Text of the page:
This year, the focus is on growth and development which will inform risk strategies for the next decade.
The market place has changed substantially in recent years giving rise to opportunity. The new data strategy paper published by the FCA and Bank of England flags analytics as fundamental to understanding the market and efficiently predicting, monitoring and responding to firm and market issues.
The key to this is investing in technology such as cloud based tech to increase the use of external data and to focus on having the right skills and resource (data scientists and dedicated teams) to better understand how analytics and technology should be utilised.
It's clear how this will become pivotal this year alone.
The UK’s transition from the EU is underway as the country prepares for a post-Brexit future. While businesses may be hoping to avoid any cliff-edge effects in the economy, the government’s negotiating position, its red lines and an exacting negotiation timetable mean that it is unlikely that the economy can escape without any impact.
As trade negotiations get underway, the plausibility of favourable trading agreements may become clearer, and the expected economic effects will begin to filter through to lenders’ forecasts and stress tests.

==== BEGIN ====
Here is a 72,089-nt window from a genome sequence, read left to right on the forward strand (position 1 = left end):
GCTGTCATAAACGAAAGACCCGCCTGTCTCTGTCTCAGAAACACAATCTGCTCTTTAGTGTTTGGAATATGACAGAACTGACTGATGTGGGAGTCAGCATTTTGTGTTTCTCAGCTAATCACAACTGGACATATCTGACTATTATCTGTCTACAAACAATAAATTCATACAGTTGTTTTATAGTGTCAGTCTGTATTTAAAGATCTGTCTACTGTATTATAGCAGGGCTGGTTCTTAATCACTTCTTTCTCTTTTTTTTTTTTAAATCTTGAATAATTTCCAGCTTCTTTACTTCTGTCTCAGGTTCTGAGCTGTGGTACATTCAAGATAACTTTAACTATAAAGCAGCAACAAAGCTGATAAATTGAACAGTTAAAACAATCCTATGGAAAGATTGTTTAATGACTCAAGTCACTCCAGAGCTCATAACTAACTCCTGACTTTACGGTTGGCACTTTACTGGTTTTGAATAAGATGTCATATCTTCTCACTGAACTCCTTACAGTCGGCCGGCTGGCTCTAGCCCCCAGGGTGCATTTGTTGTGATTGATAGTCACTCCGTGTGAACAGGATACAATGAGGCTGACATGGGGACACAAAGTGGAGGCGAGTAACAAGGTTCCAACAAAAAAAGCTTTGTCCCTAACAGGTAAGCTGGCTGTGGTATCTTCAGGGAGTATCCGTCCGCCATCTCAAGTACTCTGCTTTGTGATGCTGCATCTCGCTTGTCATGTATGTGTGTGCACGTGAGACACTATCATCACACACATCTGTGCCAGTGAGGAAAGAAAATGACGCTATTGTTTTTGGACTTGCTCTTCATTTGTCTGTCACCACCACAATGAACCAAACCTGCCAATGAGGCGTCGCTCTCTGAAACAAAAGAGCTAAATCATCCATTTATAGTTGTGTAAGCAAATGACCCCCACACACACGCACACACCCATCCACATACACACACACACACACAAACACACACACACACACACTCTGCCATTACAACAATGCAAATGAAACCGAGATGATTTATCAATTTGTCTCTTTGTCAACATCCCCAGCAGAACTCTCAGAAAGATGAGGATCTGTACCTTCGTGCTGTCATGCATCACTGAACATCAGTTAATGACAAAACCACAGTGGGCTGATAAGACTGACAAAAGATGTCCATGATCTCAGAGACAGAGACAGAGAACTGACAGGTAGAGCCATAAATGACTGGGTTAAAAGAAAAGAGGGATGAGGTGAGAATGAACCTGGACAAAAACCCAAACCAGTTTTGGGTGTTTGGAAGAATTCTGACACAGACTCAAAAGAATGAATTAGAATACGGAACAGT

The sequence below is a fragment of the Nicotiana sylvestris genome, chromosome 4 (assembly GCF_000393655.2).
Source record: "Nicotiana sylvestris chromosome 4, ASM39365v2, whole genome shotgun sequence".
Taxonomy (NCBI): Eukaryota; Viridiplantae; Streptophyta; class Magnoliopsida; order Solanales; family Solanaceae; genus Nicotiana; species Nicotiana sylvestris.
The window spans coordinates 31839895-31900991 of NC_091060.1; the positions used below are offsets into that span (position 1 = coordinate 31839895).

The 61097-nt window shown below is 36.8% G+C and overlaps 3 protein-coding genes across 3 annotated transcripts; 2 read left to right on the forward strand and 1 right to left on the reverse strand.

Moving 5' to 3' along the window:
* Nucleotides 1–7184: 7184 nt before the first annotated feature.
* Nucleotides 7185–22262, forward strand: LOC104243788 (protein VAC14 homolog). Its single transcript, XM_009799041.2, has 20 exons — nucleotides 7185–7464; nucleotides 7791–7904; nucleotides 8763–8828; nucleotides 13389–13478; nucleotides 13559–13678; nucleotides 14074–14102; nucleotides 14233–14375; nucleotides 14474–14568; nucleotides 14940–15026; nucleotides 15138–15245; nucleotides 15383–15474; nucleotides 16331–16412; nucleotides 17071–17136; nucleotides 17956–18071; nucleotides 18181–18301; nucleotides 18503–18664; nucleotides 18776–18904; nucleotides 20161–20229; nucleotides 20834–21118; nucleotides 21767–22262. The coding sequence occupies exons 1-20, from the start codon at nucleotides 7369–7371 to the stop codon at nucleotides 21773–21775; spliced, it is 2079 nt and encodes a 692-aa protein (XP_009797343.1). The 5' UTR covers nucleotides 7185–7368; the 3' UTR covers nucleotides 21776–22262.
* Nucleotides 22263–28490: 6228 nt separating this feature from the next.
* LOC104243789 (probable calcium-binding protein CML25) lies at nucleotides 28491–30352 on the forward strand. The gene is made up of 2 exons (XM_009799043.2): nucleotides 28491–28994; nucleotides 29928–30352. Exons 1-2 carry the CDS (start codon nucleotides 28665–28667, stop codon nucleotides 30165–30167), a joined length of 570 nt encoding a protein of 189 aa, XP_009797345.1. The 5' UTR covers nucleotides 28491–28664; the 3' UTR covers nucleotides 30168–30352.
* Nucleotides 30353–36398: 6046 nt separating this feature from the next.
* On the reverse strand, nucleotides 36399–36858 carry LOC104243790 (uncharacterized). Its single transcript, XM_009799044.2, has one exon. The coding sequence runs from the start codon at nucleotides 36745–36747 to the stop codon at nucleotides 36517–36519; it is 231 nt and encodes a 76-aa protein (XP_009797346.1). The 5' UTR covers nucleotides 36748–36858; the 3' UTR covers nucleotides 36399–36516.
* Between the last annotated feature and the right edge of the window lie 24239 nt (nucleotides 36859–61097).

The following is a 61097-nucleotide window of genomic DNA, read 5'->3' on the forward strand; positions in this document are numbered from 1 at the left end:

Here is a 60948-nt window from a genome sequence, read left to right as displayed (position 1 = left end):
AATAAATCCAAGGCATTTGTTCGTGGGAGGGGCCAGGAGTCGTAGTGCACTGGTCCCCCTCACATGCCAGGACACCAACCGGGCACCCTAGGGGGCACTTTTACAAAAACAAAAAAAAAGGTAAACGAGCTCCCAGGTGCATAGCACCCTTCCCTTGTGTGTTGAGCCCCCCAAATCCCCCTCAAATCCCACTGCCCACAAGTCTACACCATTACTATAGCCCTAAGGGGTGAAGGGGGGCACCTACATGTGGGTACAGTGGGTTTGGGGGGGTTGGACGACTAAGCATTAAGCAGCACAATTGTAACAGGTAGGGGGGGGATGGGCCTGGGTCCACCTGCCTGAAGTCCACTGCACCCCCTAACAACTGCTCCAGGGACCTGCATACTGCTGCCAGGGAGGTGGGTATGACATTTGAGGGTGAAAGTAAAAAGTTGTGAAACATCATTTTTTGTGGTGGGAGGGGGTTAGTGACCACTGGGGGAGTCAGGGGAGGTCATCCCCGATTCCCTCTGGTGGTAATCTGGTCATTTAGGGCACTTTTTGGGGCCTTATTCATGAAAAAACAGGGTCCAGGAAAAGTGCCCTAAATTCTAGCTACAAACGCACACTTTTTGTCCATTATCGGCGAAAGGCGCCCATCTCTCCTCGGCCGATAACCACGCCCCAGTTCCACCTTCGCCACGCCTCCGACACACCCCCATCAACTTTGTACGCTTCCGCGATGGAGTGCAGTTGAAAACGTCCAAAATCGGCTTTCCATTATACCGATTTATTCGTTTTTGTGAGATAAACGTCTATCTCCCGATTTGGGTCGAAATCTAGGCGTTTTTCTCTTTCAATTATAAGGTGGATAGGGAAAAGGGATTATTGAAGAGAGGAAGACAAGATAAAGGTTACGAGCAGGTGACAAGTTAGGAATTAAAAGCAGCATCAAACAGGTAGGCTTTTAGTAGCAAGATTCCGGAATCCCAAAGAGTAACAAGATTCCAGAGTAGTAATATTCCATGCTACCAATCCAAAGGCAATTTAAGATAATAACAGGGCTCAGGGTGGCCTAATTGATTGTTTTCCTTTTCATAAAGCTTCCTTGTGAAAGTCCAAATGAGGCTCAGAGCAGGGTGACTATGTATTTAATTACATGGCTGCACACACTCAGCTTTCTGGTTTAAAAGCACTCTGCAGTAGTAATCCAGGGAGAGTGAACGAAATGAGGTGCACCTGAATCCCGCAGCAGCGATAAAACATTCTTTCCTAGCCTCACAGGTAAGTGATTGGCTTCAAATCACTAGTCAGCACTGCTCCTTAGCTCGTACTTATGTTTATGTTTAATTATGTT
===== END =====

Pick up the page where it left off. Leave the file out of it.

As the end state comes into focus, we expect to see reviews of risk appetite by the end of 2020 as lenders prepare for these impacts – but it may be several years before we see the full picture.
Competitors already embracing new tech
Meanwhile banks will continue to transition to stay ahead of the competition. The adoption of new technologies remains high on lenders’ agendas, including the movement towards AI-based approaches (as discussed in our first risk prediction) supported by clear guidance from regulators such as the ICO and FCA, particularly on the use of AI in predictive modelling.
Utilising new datasets
Will 2020 be the year when Open Banking gets wider traction?
It’s clear that some lenders are set-up to utilise this data, although many organisations are still to take their first steps towards employing it within lending decisions, and consumers are not yet bought in to its benefits.
Another of our articles touched on model risk being an area of key focus, particularly as regulatory models are altered and strengthened to meet new regulatory demands (such as IRB) with impending deadlines towards the end of 2020. A new area of focus from the regulators is Climate Change Risk which introduces fresh and novel challenges to banks.
Later in the year, the largest banks must rise to this challenge by producing Climate Change stress tests as part of the Bank of England’s Biennial Exploratory Scenario.
So 2020 is a year of immense change for the sector, with multiple drivers of change forcing lenders to adapt.